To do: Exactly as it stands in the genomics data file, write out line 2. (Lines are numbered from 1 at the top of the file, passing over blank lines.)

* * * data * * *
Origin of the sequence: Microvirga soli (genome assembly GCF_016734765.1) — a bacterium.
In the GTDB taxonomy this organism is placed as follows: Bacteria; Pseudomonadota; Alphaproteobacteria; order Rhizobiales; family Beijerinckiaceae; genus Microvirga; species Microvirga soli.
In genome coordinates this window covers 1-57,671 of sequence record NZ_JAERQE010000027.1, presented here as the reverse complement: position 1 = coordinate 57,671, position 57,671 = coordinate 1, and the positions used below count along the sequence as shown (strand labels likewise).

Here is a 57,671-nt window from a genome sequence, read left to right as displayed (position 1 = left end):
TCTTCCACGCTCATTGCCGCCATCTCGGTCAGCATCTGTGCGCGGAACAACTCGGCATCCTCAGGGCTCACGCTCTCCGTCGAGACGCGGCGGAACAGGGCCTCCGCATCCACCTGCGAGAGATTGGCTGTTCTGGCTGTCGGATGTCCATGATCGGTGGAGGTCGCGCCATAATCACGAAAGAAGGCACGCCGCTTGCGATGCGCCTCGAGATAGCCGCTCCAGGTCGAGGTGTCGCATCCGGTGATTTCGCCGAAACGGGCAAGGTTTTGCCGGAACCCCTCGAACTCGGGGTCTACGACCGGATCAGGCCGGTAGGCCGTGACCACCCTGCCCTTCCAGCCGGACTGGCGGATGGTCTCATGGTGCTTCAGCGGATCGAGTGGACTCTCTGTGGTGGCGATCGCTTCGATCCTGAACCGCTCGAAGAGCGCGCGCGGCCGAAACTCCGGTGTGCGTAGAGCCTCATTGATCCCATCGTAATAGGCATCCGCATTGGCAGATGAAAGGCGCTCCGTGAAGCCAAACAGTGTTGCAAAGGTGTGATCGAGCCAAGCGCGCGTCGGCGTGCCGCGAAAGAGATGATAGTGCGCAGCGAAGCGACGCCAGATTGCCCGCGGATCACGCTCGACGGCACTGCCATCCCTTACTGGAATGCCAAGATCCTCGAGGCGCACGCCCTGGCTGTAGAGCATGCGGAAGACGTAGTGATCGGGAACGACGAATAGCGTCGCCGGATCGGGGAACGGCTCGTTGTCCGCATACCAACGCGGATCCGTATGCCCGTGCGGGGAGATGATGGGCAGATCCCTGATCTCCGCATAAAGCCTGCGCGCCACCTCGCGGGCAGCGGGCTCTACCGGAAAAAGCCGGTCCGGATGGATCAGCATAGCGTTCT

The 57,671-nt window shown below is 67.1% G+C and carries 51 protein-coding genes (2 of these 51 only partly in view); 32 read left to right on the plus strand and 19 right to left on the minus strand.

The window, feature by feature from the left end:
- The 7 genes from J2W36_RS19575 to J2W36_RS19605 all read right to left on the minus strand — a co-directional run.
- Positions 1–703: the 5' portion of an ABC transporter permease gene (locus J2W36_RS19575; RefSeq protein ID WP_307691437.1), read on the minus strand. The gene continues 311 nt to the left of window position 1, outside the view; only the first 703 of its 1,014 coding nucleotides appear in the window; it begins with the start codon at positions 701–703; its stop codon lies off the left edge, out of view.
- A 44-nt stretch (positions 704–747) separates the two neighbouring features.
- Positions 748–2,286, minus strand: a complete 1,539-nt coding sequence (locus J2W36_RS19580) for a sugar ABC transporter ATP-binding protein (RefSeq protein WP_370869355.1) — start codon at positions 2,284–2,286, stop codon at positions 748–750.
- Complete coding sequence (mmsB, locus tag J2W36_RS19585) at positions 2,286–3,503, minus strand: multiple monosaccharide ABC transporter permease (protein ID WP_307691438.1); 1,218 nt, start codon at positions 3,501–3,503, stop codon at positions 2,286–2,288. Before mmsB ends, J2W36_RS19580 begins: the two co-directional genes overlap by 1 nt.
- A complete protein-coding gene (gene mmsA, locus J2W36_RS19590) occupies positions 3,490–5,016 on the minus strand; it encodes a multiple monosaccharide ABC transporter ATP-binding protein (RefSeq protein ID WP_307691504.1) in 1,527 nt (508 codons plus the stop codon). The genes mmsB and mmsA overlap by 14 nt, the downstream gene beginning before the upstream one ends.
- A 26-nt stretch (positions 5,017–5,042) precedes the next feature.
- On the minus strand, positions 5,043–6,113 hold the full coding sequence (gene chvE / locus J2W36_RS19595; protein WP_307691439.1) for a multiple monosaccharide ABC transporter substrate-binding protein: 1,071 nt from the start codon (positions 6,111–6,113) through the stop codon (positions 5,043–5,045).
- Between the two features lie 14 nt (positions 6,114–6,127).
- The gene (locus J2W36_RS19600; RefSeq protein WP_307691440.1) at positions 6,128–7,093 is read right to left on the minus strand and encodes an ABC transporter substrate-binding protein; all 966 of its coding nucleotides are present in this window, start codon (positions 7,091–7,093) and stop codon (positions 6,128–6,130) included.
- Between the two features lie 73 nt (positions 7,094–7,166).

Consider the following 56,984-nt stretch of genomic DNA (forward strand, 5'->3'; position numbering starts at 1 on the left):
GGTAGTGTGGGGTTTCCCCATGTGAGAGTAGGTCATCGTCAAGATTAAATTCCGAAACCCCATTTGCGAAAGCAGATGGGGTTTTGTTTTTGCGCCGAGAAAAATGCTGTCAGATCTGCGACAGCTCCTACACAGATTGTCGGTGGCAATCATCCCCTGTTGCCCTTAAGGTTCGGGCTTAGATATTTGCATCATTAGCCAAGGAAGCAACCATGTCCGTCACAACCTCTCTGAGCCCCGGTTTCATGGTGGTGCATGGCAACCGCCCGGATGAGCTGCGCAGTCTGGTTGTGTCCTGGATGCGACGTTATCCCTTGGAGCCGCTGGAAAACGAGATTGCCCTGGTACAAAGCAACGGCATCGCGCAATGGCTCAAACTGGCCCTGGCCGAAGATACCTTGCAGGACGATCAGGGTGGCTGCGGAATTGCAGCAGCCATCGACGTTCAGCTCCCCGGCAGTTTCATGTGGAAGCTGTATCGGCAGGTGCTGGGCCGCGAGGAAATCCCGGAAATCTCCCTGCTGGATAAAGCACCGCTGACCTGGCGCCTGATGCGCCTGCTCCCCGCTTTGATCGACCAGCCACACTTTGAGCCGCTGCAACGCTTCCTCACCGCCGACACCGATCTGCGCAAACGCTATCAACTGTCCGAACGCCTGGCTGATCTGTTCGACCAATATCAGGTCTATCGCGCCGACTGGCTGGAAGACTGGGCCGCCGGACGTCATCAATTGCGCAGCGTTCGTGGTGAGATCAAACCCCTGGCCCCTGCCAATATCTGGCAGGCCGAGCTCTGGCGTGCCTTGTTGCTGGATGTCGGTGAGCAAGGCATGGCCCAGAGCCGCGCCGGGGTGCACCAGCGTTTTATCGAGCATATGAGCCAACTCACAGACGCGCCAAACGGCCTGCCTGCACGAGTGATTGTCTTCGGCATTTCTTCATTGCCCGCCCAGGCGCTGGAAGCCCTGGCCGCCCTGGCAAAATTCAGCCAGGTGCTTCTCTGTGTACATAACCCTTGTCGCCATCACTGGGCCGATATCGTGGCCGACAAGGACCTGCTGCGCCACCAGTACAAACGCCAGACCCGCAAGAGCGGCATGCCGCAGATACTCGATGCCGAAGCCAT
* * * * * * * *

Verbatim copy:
In the GTDB taxonomy this organism is placed as follows: Bacteria; Pseudomonadota; Alphaproteobacteria; order Rhizobiales; family Beijerinckiaceae; genus Microvirga; species Microvirga soli.